Fiscal policy has been largely shored up with a short-term resolution to the debt-ceiling debacle, and although the process was messy, the government looks to be intact through at least February.
The Federal Reserve extended monetary stimulus in September, citing slow growth. Now it appears certain that stimulus will remain in place till mid-2014 because of strains caused by the government shutdown.
Although monetary and fiscal policy look set through 2013, beyond that, it is a flip of the coin as investors realize that the debt-ceiling drama has been merely postponed, not resolved.
The chart below is of iShares Barclays 1-3 Year Credit Bond . The short-duration bond fund has been bid higher out of a consolidation pattern and looks to have made a solid double-bottom base.
Interest rates and the dollar could change drastically over the next year due to continued policy uncertainty, and a way to hedge against such fluctuations is by putting funds in short-maturity fixed income.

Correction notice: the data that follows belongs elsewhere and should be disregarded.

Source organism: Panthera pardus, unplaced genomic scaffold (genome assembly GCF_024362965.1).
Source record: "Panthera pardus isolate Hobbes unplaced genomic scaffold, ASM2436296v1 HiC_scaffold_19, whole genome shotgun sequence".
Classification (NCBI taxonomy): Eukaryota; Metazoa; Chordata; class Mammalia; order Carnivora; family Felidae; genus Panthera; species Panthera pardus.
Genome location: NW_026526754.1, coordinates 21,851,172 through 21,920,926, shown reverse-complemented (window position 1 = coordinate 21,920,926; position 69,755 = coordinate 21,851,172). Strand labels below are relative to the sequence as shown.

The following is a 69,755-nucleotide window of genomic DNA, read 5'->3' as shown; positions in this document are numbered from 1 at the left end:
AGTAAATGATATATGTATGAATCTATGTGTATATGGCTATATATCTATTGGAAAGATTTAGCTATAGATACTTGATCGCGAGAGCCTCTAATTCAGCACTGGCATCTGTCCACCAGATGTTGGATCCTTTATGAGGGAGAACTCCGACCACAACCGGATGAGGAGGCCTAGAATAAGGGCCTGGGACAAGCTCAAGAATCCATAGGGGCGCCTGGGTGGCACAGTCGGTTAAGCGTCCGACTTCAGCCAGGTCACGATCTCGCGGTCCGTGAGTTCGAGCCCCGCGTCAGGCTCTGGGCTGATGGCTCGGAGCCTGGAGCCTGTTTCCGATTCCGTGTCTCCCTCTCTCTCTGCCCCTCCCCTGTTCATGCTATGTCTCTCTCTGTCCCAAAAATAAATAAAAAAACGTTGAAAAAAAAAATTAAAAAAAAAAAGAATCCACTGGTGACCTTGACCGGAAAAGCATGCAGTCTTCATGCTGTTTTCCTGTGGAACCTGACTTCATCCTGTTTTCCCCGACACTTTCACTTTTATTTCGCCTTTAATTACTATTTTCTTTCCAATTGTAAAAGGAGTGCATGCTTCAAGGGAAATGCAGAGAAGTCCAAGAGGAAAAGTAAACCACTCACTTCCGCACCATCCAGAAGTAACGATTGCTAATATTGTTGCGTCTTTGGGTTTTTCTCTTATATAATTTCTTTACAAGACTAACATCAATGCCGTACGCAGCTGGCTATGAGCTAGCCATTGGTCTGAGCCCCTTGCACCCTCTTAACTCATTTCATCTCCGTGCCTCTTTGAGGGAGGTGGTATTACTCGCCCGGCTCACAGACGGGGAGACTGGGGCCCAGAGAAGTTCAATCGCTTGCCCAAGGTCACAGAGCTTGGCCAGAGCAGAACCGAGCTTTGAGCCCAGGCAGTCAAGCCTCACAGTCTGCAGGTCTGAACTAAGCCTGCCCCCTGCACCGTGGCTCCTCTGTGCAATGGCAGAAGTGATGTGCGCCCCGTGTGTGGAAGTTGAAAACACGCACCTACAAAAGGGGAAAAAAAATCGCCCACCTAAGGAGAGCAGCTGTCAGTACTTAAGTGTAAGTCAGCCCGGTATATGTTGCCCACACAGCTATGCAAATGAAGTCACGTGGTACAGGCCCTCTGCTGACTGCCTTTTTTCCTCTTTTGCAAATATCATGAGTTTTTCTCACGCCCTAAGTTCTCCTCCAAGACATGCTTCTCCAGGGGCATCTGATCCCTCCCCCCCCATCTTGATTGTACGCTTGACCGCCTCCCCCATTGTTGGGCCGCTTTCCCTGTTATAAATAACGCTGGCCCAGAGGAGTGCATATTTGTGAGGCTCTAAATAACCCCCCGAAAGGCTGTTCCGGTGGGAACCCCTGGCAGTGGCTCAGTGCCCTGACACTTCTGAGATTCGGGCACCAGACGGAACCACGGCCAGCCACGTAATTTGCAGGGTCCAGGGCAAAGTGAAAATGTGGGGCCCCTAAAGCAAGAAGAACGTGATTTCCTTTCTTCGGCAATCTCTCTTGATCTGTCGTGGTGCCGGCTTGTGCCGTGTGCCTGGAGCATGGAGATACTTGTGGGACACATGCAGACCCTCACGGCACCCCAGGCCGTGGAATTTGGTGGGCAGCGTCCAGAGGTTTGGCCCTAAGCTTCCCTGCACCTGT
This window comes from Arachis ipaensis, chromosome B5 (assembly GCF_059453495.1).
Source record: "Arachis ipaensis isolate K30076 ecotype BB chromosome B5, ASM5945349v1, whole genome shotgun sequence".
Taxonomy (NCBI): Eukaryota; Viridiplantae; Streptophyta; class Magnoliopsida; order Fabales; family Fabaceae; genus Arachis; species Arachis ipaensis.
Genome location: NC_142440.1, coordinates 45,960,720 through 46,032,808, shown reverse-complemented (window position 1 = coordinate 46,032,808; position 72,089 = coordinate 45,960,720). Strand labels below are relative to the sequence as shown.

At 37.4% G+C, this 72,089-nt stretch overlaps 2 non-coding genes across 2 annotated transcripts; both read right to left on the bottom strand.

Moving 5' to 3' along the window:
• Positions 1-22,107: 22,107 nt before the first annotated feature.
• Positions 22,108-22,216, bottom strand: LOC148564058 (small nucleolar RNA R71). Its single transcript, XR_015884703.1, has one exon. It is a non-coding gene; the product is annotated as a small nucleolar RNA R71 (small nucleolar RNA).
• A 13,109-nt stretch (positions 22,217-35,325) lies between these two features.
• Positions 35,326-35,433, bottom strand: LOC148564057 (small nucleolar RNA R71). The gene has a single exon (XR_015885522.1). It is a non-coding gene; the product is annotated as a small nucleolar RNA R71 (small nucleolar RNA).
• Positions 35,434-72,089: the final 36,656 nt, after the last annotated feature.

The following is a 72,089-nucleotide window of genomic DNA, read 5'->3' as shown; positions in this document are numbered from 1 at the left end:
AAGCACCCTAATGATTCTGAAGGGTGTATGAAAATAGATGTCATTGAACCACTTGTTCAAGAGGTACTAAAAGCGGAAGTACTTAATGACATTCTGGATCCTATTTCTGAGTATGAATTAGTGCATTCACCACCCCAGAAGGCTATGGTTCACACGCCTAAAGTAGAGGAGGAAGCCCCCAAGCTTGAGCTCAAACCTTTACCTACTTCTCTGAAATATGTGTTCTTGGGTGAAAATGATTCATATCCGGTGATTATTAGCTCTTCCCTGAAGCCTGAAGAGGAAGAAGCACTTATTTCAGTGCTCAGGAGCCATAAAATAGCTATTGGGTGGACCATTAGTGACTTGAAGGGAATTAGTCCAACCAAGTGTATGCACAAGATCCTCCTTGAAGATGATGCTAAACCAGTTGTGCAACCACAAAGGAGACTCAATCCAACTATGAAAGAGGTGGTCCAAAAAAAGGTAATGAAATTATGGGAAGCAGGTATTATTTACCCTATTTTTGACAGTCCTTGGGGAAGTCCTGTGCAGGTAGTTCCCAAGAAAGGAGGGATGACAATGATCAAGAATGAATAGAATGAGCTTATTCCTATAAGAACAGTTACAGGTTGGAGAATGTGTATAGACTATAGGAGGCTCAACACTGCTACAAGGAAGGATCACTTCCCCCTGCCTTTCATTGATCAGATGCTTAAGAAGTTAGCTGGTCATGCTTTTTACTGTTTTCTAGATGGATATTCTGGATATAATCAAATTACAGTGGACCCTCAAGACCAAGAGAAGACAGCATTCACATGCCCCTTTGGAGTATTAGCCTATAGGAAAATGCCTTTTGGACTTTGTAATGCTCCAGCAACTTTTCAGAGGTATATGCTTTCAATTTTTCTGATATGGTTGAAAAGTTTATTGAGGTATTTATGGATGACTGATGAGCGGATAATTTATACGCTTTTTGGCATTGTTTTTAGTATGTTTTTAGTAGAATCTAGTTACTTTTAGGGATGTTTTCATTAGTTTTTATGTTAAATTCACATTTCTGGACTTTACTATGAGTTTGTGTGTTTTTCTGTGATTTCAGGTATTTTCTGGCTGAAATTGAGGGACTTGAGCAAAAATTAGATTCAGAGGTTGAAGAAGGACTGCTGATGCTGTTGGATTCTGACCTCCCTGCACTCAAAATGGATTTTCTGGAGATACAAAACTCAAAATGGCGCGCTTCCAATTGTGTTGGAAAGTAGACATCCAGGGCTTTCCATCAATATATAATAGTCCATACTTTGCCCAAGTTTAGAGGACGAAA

Investors remain cautious of a polarized government and a less-than-transparent Fed, and so they are choosing the certainty of the short-term fixed-income products.
The next chart is of Vanguard Mortgage-Backed Securities Index ETF . As with short-duration bonds, the market is bidding mortgage-backed securities higher.
In May, the Fed hinted it may be close to ending monetary stimulus. That led to a two-month selloff in mortgage-backed securities due to the potential weakening of demand. The government shutdown and need for economic improvement has all but guaranteed stimulus through 2014, and so the MBS market may not lose demand just yet.
The index below has formed a strong double-bottom formation and looks to be breaking out higher.
Investors may seek to capitalize on continued stimulus by investing in this MBS index, riding the artificial demand created by Fed purchases higher. Expect the index to trend up toward its May highs where it should face considerable resistance.
At the time of publication the author had no position in any of the stocks mentioned.
This article is commentary by an independent contributor, separate from TheStreet's regular news coverage.